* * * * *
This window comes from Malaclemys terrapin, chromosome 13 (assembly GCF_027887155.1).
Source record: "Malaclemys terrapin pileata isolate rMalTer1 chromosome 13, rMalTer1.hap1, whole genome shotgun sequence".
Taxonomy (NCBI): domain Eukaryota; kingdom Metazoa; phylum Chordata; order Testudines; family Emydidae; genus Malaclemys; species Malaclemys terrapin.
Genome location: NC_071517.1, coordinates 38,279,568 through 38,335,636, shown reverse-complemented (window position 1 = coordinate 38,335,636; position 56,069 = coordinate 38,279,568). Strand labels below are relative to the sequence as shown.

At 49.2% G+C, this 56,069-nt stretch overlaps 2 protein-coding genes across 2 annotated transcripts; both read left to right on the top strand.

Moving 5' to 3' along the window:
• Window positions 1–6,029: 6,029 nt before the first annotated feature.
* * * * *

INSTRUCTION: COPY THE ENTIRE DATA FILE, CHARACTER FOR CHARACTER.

This window comes from Malaclemys terrapin, chromosome 13 (assembly GCF_027887155.1).
Source record: "Malaclemys terrapin pileata isolate rMalTer1 chromosome 13, rMalTer1.hap1, whole genome shotgun sequence".
Taxonomy (NCBI): domain Eukaryota; kingdom Metazoa; phylum Chordata; order Testudines; family Emydidae; genus Malaclemys; species Malaclemys terrapin.
Genome location: NC_071517.1, coordinates 38,279,568 through 38,335,636, shown reverse-complemented (window position 1 = coordinate 38,335,636; position 56,069 = coordinate 38,279,568). Strand labels below are relative to the sequence as shown.

At 49.2% G+C, this 56,069-nt stretch overlaps 2 protein-coding genes across 2 annotated transcripts; both read left to right on the top strand.

Moving 5' to 3' along the window:
• Window positions 1–6,029: 6,029 nt before the first annotated feature.